Fixed versus adjustable loans

With a fixed-rate loan, your monthly payment doesn't change for the life of the loan. The longer you pay, the more of your payment goes toward principal. Your property taxes increase, or rarely, decrease, and so might the homeowner's insurance in your monthly payment. But generally payment amounts on your fixed-rate loan will increase very little.

Your first few years of payments on a fixed-rate loan are applied mostly toward interest. As you pay on the loan, more of your payment is applied to principal.

Borrowers can choose a fixed-rate loan in order to lock in a low rate. People choose these types of loans because interest rates are low and they wish to lock in this lower rate. If you have an Adjustable Rate Mortgage (ARM) now, refinancing with a fixed-rate loan can offer more monthly payment stability. If you currently have an Adjustable Rate Mortgage (ARM), we can assist you in locking a fixed-rate at a good rate. Call Contemporary Mortgage Services, Inc at 407-834-3377 to learn more.

There are many kinds of Adjustable Rate Mortgages. ARMs are generally adjusted twice a year, based on various indexes.

Most ARMs are capped, so they won't go up above a specific amount in a given period of time. There may be a cap on interest rate variances over the course of a year. For example: no more than two percent per year, even if the underlying index increases by more than two percent. Sometimes an ARM has a "payment cap" that ensures that your payment won't go above a certain amount over the course of a given year. Additionally, almost all adjustable programs have a "lifetime cap" — this means that the interest rate can't ever exceed the cap amount.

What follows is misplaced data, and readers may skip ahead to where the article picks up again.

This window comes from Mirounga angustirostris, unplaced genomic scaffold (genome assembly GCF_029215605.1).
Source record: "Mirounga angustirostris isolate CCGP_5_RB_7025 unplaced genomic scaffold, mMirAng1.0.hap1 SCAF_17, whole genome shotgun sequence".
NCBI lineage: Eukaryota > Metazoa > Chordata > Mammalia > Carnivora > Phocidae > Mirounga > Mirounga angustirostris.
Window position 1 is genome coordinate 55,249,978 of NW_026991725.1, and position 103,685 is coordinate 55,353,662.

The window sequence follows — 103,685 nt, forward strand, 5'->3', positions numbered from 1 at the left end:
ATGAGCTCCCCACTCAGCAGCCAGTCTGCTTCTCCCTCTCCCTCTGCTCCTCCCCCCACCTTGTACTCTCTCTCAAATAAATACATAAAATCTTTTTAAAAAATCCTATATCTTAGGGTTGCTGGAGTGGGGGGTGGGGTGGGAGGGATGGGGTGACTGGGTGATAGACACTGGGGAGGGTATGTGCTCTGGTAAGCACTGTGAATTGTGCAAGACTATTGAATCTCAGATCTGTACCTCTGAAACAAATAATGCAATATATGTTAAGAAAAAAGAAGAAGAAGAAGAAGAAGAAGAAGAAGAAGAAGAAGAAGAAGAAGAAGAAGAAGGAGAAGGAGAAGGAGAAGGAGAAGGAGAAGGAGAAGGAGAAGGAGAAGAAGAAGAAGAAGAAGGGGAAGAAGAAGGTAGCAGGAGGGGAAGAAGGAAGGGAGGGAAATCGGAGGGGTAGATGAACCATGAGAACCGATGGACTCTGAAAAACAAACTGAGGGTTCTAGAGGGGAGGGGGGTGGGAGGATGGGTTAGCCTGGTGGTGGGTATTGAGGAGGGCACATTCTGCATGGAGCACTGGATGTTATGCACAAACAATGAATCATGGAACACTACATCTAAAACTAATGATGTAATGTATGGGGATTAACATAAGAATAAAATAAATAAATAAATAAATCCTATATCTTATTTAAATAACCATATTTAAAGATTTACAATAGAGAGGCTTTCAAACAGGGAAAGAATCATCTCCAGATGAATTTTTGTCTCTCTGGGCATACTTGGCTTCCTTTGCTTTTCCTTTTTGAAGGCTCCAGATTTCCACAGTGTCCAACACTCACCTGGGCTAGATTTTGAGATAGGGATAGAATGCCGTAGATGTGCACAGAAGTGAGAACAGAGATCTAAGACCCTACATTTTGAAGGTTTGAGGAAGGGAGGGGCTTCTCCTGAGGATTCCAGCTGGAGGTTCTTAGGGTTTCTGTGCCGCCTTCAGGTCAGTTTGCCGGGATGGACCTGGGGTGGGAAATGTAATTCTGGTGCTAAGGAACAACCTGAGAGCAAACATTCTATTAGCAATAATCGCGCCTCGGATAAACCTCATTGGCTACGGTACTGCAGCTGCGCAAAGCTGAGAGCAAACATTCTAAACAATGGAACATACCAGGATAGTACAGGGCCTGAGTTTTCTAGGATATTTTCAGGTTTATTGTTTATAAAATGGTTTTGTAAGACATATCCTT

ARMs usually start out at a very low rate that may increase over time. You may hear people talking about "3/1 ARMs" or "5/1 ARMs". In these loans, the initial rate is fixed for three or five years. After this period it adjusts every year. These types of loans are fixed for 3 or 5 years, then adjust after the initial period. Loans like this are best for people who anticipate moving within three or five years. These types of adjustable rate programs most benefit people who plan to sell their house or refinance before the initial lock expires.

You might choose an Adjustable Rate Mortgage to take advantage of a lower introductory interest rate and plan on moving, refinancing or absorbing the higher rate after the initial rate goes up. ARMs can be risky when property values decrease and borrowers cannot sell or refinance.

Have questions about mortgage loans? Call us at 407-834-3377. We answer questions about different types of loans every day.

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